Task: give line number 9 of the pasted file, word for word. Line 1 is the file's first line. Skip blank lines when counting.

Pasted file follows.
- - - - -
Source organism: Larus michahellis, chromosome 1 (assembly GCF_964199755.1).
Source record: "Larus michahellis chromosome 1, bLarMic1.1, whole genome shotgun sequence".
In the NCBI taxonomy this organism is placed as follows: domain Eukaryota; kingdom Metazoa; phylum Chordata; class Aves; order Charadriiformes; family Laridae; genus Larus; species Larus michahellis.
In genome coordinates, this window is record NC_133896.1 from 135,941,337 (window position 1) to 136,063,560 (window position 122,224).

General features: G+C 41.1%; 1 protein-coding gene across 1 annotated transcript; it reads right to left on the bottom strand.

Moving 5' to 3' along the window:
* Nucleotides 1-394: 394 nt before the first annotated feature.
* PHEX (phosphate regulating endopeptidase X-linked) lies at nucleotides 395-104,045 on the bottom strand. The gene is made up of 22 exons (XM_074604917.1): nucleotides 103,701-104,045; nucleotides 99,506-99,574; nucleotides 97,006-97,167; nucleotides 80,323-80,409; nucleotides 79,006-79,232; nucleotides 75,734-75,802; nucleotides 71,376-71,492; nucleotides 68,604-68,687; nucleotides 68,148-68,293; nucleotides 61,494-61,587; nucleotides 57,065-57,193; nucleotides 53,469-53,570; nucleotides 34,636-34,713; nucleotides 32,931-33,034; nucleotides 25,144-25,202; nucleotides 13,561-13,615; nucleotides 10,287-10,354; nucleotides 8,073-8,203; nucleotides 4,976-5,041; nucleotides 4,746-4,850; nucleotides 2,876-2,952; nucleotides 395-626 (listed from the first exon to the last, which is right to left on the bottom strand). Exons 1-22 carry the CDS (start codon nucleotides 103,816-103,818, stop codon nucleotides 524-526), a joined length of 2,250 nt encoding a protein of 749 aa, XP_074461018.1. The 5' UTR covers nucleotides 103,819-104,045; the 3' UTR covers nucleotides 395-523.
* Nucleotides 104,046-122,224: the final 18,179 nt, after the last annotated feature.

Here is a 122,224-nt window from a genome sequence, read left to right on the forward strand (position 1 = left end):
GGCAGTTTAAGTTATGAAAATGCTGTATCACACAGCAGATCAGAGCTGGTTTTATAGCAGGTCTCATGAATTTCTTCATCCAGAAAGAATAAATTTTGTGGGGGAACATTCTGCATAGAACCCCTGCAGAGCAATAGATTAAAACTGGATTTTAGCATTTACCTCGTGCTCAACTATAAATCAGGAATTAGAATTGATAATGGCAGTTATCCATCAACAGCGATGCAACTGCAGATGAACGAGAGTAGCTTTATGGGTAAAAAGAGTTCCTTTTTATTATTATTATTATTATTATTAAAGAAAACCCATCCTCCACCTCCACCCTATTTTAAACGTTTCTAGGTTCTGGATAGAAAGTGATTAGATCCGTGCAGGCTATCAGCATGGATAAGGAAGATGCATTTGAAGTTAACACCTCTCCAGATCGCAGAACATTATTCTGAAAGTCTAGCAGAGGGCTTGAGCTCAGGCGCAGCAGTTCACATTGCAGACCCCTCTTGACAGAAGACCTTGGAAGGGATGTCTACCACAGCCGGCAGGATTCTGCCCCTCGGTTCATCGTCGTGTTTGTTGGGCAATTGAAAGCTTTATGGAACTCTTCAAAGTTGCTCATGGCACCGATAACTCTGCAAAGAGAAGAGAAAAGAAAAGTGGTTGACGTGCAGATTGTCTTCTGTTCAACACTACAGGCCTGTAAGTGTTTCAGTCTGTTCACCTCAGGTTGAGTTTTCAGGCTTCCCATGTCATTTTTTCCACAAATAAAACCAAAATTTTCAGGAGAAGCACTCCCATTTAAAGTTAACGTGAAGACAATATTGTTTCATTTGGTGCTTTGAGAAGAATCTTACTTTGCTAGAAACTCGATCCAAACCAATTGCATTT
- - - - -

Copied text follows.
* Nucleotides 104,046-122,224: the final 18,179 nt, after the last annotated feature.